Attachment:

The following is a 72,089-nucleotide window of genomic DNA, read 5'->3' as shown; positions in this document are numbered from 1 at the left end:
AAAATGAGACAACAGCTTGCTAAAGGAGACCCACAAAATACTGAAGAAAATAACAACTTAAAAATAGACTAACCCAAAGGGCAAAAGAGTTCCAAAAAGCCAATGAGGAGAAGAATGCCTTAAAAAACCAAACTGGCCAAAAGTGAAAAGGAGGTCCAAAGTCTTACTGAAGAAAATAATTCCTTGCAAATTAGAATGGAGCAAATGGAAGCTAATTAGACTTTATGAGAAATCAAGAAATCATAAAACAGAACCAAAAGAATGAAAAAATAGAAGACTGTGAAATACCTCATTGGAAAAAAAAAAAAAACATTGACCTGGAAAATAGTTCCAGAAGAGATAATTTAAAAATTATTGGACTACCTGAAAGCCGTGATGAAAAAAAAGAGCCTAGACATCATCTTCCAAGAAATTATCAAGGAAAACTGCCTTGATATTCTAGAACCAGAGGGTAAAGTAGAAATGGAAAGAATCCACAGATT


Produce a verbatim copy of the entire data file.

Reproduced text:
The following is a 72,089-nucleotide window of genomic DNA, read 5'->3' as shown; positions in this document are numbered from 1 at the left end:
AAAATGAGACAACAGCTTGCTAAAGGAGACCCACAAAATACTGAAGAAAATAACAACTTAAAAATAGACTAACCCAAAGGGCAAAAGAGTTCCAAAAAGCCAATGAGGAGAAGAATGCCTTAAAAAACCAAACTGGCCAAAAGTGAAAAGGAGGTCCAAAGTCTTACTGAAGAAAATAATTCCTTGCAAATTAGAATGGAGCAAATGGAAGCTAATTAGACTTTATGAGAAATCAAGAAATCATAAAACAGAACCAAAAGAATGAAAAAATAGAAGACTGTGAAATACCTCATTGGAAAAAAAAAAAAAACATTGACCTGGAAAATAGTTCCAGAAGAGATAATTTAAAAATTATTGGACTACCTGAAAGCCGTGATGAAAAAAAAGAGCCTAGACATCATCTTCCAAGAAATTATCAAGGAAAACTGCCTTGATATTCTAGAACCAGAGGGTAAAGTAGAAATGGAAAGAATCCACAGATT